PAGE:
Part of the reason is the prolific precipitation that the area started receiving in the 1990s and into most of the 2000s. “It was frustrating because, for about 10 years, we could not plant spring wheat,” says Brian.
In recent years, though, the weather has dried out enough that spring wheat can once again diversify their corn and soybean lineup.
“With a corn and soybean rotation, you end up getting a platy soil structure,” says Hemenway. “That makes it tough for roots to penetrate.”
Diversifying the rotation with spring wheat (as the Johnsons have done) can alter soil aggregates that encourage roots to more easily branch out.
Wheat can also spark more profits when inserted into a row-crop rotation. Data from a 2013 Dakota Lakes Research Farm rotational study showed the impact that rotational diversity has on corn yields.
• Continuous Corn: 203 bushels per acre
• Corn-Soybean: 217 bushels per acre
• Corn-Corn-Soybean-Wheat-Soybean: 235 bushels per acre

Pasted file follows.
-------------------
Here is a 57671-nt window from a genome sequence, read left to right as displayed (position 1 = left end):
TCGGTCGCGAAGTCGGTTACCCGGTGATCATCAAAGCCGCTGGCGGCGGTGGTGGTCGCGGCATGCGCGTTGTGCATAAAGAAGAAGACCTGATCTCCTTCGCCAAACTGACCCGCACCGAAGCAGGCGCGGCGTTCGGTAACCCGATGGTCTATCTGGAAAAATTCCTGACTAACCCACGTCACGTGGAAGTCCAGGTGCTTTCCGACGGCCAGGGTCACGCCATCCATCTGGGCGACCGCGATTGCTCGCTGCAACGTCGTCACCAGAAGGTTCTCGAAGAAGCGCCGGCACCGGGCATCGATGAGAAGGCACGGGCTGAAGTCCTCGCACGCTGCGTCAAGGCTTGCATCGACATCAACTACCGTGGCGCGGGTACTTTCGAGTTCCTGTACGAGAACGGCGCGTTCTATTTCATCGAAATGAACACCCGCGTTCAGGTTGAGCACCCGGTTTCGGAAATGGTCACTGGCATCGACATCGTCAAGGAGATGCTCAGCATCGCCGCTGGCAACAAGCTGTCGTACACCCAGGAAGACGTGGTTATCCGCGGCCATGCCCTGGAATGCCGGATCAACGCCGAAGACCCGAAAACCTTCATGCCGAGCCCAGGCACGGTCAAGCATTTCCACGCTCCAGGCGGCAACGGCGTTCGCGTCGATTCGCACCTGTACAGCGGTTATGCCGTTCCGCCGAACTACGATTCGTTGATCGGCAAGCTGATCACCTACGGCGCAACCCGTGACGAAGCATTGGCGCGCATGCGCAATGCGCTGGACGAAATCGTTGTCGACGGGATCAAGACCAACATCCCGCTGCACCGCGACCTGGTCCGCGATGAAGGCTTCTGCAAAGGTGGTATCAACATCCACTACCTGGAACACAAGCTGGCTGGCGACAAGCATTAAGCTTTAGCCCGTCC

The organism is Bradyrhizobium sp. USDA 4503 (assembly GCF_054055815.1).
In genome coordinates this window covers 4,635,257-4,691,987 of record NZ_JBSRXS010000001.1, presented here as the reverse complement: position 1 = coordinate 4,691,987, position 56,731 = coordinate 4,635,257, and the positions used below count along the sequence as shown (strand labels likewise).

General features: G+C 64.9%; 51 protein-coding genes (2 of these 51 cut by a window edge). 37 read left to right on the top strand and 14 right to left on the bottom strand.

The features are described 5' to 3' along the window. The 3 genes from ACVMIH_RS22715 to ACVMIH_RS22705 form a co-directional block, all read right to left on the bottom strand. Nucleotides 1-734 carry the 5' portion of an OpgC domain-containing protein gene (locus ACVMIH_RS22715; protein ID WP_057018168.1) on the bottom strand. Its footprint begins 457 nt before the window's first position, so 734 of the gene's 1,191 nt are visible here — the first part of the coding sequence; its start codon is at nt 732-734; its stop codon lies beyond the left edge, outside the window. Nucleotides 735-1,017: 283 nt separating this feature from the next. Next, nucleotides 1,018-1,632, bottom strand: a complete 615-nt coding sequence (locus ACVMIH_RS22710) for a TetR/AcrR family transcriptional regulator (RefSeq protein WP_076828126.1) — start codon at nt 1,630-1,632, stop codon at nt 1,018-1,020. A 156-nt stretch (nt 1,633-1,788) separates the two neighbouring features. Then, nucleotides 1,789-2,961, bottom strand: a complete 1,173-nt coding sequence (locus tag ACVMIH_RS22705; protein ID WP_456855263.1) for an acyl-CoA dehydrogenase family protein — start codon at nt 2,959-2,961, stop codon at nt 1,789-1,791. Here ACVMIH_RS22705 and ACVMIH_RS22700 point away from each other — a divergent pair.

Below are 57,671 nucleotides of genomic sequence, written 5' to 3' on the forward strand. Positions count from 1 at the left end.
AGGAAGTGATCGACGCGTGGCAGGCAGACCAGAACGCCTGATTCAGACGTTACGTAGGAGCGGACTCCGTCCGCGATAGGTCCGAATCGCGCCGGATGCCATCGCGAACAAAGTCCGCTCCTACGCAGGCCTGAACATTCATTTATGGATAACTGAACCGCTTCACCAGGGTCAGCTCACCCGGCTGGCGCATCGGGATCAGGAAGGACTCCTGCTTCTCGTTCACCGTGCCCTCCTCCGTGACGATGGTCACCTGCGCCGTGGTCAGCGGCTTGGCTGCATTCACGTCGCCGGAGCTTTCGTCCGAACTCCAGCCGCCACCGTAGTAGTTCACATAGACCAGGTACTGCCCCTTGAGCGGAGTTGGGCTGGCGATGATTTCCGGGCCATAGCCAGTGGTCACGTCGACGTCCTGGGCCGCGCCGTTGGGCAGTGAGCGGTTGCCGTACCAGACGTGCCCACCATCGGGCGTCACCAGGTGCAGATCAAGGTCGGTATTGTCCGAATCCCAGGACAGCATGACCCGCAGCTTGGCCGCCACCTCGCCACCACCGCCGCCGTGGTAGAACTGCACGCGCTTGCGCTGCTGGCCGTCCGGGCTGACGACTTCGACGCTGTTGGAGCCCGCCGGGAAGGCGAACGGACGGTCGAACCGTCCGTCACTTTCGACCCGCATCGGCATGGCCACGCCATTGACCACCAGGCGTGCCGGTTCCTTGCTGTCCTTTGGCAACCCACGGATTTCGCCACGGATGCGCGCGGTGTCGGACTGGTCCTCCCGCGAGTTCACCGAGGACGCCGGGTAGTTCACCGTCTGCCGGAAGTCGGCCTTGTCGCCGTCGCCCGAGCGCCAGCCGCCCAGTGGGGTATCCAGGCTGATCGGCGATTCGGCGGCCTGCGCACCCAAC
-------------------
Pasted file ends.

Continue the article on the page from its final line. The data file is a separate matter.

Producing wheat costs less than does corn and soybeans. Diverse rotations also help reduce disease potential and weed and insect resistance in those crops.
“Basically, the production costs for these are 50% of what a corn and soybean rotation would be,” says Beck. “So essentially, they can grow wheat for free.”
Wheat’s benefits aren’t just limited to the Great Plains. A 12-year University of Illinois (U of I) study found that adding wheat to a corn-soybean rotation boosted corn yields by about 10 bushels per acre and soybean yields by 3 to 5 bushels per acre, says Emerson Nafziger, a U of I Extension agronomist.
Entry Way for cover crops
Wheat also helped the Johnsons pave a way to plant cover crops.
“With the precipitation we’ve had, we started having some saline and compaction issues with no-till,” says Brian. To help curb the effects from these stressors, they began planting tillage radishes into wheat stubble following harvest. Any surviving radishes and volunteer wheat are terminated the following spring prior to planting the field to corn or soybeans.
“We want to keep something growing,” says Brian. “Every year, we get a little better at it.”